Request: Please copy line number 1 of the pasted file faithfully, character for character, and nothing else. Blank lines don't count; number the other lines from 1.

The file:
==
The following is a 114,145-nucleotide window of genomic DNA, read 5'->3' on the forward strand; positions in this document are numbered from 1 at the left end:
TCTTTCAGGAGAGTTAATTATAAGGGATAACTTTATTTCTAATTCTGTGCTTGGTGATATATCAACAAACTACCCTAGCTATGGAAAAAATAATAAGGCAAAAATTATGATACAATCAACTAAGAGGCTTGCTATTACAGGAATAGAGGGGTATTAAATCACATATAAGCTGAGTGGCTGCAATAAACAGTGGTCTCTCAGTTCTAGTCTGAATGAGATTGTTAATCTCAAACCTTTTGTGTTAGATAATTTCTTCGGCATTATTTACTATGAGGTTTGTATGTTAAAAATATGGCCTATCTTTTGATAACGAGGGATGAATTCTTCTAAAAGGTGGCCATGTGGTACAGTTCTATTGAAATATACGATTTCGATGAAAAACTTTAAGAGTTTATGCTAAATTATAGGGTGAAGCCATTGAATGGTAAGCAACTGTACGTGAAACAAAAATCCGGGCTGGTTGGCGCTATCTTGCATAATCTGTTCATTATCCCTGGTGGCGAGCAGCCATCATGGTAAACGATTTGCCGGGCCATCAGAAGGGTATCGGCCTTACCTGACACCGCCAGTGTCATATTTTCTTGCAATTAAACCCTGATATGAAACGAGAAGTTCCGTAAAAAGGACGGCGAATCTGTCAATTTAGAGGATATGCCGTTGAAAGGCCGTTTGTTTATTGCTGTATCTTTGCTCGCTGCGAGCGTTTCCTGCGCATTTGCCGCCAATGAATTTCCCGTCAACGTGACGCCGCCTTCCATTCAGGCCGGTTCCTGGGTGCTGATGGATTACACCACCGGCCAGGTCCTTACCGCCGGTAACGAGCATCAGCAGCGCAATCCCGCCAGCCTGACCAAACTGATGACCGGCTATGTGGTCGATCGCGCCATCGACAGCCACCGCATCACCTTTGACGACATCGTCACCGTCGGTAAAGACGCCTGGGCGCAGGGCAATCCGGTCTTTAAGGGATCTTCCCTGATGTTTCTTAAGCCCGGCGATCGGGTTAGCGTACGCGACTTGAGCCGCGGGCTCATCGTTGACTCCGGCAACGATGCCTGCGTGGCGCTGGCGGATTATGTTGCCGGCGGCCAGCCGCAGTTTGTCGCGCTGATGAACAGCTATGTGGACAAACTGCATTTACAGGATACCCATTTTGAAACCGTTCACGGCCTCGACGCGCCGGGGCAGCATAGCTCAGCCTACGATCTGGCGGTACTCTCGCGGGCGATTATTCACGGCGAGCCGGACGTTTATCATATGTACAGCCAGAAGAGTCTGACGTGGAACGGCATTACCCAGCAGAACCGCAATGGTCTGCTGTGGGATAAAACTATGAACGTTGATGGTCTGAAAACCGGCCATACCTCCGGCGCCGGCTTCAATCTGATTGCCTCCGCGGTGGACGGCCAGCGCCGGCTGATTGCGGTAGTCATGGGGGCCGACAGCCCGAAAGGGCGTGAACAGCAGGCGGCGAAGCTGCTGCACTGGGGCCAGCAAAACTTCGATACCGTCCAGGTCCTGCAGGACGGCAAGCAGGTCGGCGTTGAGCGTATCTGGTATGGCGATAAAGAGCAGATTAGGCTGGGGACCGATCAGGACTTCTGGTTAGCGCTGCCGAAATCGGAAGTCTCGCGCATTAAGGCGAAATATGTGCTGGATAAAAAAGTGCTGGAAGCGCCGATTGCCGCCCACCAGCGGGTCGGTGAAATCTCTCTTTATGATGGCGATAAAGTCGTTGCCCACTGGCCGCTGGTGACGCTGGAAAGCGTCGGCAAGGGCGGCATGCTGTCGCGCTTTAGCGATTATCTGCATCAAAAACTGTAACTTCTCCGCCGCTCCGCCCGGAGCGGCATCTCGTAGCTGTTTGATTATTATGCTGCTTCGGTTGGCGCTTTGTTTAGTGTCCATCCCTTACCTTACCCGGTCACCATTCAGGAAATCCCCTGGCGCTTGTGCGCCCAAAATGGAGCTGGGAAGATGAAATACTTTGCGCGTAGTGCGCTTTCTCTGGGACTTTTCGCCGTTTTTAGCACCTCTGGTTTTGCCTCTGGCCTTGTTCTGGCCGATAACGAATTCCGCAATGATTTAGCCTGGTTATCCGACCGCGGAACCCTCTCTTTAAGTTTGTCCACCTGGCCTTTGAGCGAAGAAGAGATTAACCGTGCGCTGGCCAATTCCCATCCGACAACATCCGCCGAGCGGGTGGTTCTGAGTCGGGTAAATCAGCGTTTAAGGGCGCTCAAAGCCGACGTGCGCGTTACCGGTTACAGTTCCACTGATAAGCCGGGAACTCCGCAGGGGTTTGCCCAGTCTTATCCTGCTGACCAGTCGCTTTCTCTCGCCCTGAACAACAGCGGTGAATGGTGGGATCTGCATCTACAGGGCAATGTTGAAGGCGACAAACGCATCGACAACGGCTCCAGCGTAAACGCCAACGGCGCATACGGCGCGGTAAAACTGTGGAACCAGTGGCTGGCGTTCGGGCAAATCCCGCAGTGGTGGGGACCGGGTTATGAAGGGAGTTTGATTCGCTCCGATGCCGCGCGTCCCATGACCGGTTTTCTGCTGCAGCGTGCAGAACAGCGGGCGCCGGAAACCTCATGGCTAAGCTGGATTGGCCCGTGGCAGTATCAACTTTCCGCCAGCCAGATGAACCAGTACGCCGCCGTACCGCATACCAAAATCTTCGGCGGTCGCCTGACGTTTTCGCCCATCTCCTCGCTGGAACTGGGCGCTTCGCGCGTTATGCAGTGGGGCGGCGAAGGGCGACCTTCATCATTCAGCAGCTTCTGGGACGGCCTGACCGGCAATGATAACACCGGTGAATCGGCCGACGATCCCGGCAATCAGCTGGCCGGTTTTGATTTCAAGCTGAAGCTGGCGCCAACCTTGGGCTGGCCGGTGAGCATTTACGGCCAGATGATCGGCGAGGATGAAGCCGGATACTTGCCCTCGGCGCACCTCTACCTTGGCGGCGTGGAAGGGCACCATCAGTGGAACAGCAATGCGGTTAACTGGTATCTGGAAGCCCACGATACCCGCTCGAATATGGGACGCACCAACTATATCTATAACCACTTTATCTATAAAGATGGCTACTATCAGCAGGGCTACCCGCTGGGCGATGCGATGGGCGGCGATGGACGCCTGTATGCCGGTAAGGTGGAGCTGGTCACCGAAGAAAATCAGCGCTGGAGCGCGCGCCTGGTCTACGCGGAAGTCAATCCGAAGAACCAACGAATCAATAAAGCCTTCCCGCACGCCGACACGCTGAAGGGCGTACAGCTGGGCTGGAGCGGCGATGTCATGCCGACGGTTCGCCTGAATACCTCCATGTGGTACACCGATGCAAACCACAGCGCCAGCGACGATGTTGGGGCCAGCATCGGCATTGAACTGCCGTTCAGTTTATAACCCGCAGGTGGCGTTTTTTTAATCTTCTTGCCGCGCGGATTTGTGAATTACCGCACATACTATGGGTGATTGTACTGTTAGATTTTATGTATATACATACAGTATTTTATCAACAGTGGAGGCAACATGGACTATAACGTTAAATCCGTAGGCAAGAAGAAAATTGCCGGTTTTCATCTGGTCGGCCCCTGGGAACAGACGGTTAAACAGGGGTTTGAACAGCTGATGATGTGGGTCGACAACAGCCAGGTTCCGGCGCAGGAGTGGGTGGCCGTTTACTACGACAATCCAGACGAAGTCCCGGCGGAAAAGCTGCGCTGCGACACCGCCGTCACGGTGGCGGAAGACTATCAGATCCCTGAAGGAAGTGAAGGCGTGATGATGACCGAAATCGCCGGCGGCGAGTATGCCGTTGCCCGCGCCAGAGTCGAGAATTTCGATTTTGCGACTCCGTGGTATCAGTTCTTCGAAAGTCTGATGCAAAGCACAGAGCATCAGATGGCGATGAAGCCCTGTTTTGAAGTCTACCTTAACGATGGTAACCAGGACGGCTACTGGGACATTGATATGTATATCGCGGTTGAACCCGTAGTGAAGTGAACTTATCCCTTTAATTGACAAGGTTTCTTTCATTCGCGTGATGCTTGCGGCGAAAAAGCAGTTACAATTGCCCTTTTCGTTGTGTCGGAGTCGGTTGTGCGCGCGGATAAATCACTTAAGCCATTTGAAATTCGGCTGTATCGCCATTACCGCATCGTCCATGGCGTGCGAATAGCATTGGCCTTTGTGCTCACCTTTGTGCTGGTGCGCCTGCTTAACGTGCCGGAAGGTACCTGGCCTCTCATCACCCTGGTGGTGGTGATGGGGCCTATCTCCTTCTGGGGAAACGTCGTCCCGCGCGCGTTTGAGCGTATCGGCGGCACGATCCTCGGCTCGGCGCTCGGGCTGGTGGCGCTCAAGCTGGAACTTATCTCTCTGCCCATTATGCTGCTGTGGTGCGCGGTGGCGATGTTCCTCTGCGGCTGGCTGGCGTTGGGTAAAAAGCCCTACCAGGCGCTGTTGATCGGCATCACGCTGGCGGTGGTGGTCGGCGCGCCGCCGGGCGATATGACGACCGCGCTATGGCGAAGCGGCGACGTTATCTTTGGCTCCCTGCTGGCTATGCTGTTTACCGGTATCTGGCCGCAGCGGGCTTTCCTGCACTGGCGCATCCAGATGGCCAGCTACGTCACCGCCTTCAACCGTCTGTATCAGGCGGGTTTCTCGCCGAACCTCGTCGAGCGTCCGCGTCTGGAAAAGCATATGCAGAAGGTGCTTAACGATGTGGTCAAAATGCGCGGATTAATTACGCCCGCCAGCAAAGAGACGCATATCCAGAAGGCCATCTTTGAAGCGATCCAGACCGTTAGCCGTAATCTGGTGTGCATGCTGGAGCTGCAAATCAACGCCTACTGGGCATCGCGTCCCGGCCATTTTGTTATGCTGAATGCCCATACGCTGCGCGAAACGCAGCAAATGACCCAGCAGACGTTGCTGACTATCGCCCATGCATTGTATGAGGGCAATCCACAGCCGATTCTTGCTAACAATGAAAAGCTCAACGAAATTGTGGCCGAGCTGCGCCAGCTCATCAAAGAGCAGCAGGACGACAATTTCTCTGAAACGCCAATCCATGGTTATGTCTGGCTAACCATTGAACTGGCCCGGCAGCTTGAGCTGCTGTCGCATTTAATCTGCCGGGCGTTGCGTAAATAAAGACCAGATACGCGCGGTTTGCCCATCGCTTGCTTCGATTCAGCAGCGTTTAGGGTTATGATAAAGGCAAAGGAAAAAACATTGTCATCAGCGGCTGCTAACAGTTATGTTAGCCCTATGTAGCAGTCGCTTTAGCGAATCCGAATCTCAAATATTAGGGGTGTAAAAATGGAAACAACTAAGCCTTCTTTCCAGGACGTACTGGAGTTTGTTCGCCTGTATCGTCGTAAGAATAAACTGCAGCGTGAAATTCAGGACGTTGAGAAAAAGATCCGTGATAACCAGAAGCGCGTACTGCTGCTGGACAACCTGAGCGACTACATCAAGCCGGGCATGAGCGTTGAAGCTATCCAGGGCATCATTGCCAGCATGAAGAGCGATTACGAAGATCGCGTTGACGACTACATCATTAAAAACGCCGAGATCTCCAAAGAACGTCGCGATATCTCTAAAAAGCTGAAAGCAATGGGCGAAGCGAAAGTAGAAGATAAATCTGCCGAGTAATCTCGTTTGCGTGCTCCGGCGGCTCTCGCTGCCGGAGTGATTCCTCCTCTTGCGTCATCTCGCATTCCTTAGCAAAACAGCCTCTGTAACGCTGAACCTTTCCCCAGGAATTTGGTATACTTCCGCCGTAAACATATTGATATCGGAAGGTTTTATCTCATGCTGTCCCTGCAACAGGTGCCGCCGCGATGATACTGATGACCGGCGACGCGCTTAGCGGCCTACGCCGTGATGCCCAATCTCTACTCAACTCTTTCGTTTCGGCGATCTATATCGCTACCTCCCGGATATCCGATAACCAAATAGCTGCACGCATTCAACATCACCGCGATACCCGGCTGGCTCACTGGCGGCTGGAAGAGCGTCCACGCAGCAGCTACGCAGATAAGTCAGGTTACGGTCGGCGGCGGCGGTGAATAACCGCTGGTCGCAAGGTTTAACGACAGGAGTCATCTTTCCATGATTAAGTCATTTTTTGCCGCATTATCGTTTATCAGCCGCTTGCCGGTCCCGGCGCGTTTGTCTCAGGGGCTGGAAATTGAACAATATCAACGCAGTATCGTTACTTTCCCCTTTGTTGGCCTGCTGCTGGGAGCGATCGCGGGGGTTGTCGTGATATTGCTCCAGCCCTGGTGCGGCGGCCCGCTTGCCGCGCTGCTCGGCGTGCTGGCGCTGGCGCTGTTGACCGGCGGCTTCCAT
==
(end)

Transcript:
The following is a 114,145-nucleotide window of genomic DNA, read 5'->3' on the forward strand; positions in this document are numbered from 1 at the left end: